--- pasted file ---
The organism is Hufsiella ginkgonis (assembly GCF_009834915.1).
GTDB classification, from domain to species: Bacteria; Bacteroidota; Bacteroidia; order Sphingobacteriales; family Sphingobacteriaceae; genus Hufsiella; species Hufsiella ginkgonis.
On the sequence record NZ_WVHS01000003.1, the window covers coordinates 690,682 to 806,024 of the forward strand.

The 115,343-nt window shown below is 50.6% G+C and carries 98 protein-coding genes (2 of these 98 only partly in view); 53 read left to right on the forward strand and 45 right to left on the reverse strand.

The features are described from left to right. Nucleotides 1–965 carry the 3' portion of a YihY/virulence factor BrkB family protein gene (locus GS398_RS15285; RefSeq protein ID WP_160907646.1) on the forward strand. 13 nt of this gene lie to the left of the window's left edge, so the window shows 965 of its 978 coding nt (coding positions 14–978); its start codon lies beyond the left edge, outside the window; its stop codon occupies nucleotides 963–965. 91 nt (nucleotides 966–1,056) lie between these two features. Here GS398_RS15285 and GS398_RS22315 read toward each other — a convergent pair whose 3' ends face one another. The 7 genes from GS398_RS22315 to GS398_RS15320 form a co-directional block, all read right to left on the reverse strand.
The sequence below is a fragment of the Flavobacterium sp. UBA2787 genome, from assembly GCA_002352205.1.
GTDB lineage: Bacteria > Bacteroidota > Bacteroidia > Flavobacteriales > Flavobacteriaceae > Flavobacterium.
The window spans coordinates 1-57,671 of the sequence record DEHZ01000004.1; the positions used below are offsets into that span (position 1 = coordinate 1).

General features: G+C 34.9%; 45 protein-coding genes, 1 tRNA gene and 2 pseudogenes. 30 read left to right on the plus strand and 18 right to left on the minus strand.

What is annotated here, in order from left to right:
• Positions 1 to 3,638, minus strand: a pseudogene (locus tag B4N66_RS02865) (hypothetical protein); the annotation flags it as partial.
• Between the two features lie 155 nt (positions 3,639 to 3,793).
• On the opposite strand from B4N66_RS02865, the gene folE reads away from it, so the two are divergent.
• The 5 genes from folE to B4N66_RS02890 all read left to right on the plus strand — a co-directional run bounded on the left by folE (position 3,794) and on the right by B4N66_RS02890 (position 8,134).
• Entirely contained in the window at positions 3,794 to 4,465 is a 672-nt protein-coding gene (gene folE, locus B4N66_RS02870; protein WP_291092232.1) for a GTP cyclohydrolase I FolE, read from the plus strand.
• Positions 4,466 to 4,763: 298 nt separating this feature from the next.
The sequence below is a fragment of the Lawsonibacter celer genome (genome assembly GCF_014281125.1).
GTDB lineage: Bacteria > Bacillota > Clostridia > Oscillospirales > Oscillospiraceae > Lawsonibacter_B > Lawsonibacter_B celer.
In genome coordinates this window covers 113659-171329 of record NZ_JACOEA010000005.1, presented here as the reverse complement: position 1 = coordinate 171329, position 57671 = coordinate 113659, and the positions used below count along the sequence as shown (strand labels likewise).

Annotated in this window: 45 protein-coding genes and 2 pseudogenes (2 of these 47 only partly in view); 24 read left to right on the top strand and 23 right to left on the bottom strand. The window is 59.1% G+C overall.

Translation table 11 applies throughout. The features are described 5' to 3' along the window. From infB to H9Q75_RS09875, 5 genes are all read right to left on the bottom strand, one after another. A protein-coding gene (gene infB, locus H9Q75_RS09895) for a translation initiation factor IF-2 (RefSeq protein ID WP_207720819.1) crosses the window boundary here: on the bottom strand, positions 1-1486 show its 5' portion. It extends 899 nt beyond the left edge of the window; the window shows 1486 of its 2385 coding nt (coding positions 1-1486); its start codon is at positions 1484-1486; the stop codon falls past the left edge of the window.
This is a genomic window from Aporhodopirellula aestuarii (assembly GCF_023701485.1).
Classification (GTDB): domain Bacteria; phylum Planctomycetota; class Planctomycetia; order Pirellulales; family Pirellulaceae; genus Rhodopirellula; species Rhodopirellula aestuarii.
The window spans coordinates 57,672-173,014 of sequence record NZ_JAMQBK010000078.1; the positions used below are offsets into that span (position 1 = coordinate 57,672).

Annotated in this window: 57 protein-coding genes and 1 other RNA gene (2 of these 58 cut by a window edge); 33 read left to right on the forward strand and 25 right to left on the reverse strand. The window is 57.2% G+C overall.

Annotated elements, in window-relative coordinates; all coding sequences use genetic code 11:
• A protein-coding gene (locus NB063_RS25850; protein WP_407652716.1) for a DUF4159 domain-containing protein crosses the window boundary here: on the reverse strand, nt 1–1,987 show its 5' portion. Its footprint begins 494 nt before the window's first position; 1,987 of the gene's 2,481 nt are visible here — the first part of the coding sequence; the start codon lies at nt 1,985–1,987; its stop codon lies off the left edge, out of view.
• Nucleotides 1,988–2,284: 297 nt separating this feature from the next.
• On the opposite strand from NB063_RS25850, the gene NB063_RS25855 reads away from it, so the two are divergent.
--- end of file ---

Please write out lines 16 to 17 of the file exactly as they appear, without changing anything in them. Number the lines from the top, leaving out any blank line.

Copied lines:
• Positions 4,466 to 4,763: 298 nt separating this feature from the next.
The sequence below is a fragment of the Lawsonibacter celer genome (genome assembly GCF_014281125.1).